Over the weekend, we highlighted a chart of US Treasury yields since the American Revolution.
And now for the really big picture, via a speech from the Bank of England’s Andy Haldane — and flagged in a research note by Citi — here’s a look at interest rates since 3000 B.C.
And here is Haldane’s epic list of sources for this chart:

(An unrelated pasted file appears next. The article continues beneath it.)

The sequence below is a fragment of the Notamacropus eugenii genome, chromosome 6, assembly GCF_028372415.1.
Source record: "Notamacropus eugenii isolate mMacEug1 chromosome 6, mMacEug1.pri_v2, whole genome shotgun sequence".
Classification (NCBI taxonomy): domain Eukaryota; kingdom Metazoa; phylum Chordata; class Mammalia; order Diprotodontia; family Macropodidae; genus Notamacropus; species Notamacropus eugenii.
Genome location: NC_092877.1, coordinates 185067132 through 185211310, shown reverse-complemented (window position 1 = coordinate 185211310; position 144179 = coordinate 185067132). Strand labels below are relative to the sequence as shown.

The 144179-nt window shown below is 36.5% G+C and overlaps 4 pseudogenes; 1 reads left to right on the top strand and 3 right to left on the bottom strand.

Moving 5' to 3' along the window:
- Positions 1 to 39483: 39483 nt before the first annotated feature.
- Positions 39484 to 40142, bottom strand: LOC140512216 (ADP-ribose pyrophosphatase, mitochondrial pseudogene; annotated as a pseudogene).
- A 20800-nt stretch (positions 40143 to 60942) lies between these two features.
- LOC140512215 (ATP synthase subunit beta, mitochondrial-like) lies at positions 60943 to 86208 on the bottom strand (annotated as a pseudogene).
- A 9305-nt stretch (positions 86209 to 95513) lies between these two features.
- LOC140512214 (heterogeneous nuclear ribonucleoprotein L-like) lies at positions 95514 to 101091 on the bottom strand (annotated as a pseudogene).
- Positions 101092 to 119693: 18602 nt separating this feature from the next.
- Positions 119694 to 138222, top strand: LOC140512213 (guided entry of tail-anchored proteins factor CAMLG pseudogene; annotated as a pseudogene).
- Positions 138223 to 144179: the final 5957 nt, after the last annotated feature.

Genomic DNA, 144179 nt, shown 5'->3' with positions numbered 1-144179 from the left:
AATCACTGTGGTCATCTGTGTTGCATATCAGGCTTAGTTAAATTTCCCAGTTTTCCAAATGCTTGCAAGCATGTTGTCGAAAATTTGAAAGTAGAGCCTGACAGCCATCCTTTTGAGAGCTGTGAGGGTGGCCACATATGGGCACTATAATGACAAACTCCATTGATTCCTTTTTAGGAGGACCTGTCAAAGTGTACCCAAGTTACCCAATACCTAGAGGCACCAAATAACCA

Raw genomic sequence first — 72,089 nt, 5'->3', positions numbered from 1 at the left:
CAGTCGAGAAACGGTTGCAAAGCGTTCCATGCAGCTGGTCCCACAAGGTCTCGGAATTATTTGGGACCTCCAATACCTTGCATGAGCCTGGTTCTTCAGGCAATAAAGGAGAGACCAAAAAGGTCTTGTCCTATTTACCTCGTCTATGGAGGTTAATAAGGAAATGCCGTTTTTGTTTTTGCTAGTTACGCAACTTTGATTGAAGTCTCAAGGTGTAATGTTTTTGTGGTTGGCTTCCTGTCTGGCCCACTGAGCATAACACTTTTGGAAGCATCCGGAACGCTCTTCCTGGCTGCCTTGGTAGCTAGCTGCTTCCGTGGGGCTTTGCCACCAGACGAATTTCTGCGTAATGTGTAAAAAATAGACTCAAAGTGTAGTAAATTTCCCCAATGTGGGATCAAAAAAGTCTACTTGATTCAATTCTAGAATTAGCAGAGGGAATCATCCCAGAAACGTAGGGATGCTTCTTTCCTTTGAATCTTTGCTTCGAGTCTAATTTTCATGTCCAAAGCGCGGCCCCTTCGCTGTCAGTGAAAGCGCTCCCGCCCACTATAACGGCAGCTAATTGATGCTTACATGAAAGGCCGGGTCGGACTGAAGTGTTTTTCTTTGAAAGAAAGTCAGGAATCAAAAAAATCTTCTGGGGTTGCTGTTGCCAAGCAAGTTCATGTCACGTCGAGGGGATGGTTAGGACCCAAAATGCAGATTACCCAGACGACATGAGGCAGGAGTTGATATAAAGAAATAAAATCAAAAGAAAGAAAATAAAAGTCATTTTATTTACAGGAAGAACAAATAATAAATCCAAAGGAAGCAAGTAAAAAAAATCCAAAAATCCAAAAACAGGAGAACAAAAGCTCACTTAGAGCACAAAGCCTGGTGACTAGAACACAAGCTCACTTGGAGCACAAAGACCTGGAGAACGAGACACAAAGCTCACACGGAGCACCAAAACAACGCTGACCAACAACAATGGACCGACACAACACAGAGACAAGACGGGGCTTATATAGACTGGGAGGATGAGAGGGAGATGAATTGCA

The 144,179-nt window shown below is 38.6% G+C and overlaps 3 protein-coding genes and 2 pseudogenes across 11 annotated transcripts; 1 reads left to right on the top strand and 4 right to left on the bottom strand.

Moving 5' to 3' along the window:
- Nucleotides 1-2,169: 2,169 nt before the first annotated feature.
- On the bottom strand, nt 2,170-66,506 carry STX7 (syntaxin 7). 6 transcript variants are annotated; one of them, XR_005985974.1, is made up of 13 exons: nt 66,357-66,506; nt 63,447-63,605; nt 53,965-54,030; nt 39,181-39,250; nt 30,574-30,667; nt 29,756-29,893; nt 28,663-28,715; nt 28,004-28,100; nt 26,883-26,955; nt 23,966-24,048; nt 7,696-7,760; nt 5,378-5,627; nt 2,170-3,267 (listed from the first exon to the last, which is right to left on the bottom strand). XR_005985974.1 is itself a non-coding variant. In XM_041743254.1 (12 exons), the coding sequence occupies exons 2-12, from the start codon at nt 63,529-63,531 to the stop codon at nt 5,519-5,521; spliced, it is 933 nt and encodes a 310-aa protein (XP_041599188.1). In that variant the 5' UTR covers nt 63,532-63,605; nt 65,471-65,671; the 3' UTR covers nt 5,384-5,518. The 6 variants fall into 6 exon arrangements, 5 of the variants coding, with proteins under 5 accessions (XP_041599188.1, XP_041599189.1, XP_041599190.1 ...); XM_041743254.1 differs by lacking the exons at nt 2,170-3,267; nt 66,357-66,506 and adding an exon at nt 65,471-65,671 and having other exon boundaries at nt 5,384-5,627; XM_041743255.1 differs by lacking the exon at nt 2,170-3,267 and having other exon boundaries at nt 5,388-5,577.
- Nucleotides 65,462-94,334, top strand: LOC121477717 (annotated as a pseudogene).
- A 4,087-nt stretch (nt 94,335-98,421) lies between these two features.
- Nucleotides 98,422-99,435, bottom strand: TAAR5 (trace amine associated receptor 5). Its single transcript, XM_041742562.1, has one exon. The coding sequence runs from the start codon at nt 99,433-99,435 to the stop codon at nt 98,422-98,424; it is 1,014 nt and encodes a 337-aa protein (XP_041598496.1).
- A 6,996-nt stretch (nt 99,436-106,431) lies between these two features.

Sources: Homer and Sylla (1991), Heim and Mirowski (1987),Weiller and Mirowski (1990), Hills, Thomas and Dimsdale (2015 forthcoming), Bank of England, Historical Statistics of the United States Millenial Edition , Volume 3 and Federal Reserve Economic Database. Notes: the intervals on the x-axis change through time up to 1715. From 1715 onwards the intervals are every twenty years. Prior to the C18th the rates reflect the country with the lowest rate reported for each type of credit: 3000BC to 6th century BC – Babylonian empire; 6th century BC to 2nd century BC – Greece; 2nd century BC to 5th century AD – Roman Empire; 6th century BC to 10th century AD – Byzantium (legal limit); 12th century AD to 13th century AD – Netherlands ;13th century AD to 16th century AD – Italian states. From the C18th the interest rates are of an annual frequency and reflect those of the most dominant money market: 1694 to 1918 this is assumed to be the UK; from 1919-2015 this is assumed to be the US. Rates used are as follows: Short rates: 1694-1717- Bank of England Discount rate;1717-1823 rate on 6 month East India bonds; 1824-1919 rate on 3 month prime or first class bills; 1919-1996 rate on 4-6 month prime US commercial paper ; 1997-2014 rate on 3month AA US commercial paper to nonfinancials. Long rates: 1702-1919 – rate on long-term government UK annuities and consols; 1919-1953, yield on longterm US government bond yields; 1954-2014 yield on 10 year US treasuries.